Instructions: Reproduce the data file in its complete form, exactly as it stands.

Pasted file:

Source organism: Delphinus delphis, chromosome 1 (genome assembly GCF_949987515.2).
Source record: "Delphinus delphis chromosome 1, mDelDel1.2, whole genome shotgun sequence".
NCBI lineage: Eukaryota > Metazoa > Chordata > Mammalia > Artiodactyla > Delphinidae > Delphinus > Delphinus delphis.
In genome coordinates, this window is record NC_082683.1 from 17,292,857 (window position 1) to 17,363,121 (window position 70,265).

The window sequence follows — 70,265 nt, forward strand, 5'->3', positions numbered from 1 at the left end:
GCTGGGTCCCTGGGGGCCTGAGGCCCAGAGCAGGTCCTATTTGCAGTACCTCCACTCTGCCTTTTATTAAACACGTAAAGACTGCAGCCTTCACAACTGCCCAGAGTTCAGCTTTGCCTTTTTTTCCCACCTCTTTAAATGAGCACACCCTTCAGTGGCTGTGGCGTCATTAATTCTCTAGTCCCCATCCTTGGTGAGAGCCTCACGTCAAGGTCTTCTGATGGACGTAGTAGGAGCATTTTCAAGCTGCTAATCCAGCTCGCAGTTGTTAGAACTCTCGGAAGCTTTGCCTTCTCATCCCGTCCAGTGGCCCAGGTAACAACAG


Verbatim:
Source organism: Delphinus delphis, chromosome 1 (genome assembly GCF_949987515.2).
Source record: "Delphinus delphis chromosome 1, mDelDel1.2, whole genome shotgun sequence".
NCBI lineage: Eukaryota > Metazoa > Chordata > Mammalia > Artiodactyla > Delphinidae > Delphinus > Delphinus delphis.
In genome coordinates, this window is record NC_082683.1 from 17,292,857 (window position 1) to 17,363,121 (window position 70,265).

The window sequence follows — 70,265 nt, forward strand, 5'->3', positions numbered from 1 at the left end:
GCTGGGTCCCTGGGGGCCTGAGGCCCAGAGCAGGTCCTATTTGCAGTACCTCCACTCTGCCTTTTATTAAACACGTAAAGACTGCAGCCTTCACAACTGCCCAGAGTTCAGCTTTGCCTTTTTTTCCCACCTCTTTAAATGAGCACACCCTTCAGTGGCTGTGGCGTCATTAATTCTCTAGTCCCCATCCTTGGTGAGAGCCTCACGTCAAGGTCTTCTGATGGACGTAGTAGGAGCATTTTCAAGCTGCTAATCCAGCTCGCAGTTGTTAGAACTCTCGGAAGCTTTGCCTTCTCATCCCGTCCAGTGGCCCAGGTAACAACAG